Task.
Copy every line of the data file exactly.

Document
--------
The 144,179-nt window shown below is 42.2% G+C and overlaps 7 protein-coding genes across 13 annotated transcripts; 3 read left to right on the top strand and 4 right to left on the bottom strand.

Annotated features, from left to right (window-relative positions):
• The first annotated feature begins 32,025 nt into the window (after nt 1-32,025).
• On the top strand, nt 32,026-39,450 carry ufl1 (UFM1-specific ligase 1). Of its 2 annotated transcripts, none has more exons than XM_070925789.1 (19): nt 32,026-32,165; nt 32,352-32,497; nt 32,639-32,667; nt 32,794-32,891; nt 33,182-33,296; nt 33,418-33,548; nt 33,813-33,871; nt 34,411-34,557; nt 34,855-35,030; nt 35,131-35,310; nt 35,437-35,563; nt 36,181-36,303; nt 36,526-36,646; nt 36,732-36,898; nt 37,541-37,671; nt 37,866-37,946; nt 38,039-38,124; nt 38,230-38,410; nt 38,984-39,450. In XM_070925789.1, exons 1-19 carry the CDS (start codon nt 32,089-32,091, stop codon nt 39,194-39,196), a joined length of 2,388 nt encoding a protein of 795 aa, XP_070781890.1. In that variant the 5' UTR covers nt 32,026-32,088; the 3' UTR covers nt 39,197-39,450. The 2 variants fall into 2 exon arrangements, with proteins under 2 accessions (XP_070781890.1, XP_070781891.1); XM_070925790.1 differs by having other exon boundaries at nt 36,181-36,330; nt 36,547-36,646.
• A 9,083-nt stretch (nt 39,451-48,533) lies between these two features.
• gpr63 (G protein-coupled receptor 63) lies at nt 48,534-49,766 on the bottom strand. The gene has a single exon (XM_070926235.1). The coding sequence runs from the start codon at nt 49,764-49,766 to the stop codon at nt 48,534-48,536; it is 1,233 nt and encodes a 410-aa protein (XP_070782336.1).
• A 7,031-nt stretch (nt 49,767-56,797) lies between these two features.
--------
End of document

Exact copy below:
The 144,179-nt window shown below is 42.2% G+C and overlaps 7 protein-coding genes across 13 annotated transcripts; 3 read left to right on the top strand and 4 right to left on the bottom strand.

Annotated features, from left to right (window-relative positions):
• The first annotated feature begins 32,025 nt into the window (after nt 1-32,025).
• On the top strand, nt 32,026-39,450 carry ufl1 (UFM1-specific ligase 1). Of its 2 annotated transcripts, none has more exons than XM_070925789.1 (19): nt 32,026-32,165; nt 32,352-32,497; nt 32,639-32,667; nt 32,794-32,891; nt 33,182-33,296; nt 33,418-33,548; nt 33,813-33,871; nt 34,411-34,557; nt 34,855-35,030; nt 35,131-35,310; nt 35,437-35,563; nt 36,181-36,303; nt 36,526-36,646; nt 36,732-36,898; nt 37,541-37,671; nt 37,866-37,946; nt 38,039-38,124; nt 38,230-38,410; nt 38,984-39,450. In XM_070925789.1, exons 1-19 carry the CDS (start codon nt 32,089-32,091, stop codon nt 39,194-39,196), a joined length of 2,388 nt encoding a protein of 795 aa, XP_070781890.1. In that variant the 5' UTR covers nt 32,026-32,088; the 3' UTR covers nt 39,197-39,450. The 2 variants fall into 2 exon arrangements, with proteins under 2 accessions (XP_070781890.1, XP_070781891.1); XM_070925790.1 differs by having other exon boundaries at nt 36,181-36,330; nt 36,547-36,646.
• A 9,083-nt stretch (nt 39,451-48,533) lies between these two features.
• gpr63 (G protein-coupled receptor 63) lies at nt 48,534-49,766 on the bottom strand. The gene has a single exon (XM_070926235.1). The coding sequence runs from the start codon at nt 49,764-49,766 to the stop codon at nt 48,534-48,536; it is 1,233 nt and encodes a 410-aa protein (XP_070782336.1).
• A 7,031-nt stretch (nt 49,767-56,797) lies between these two features.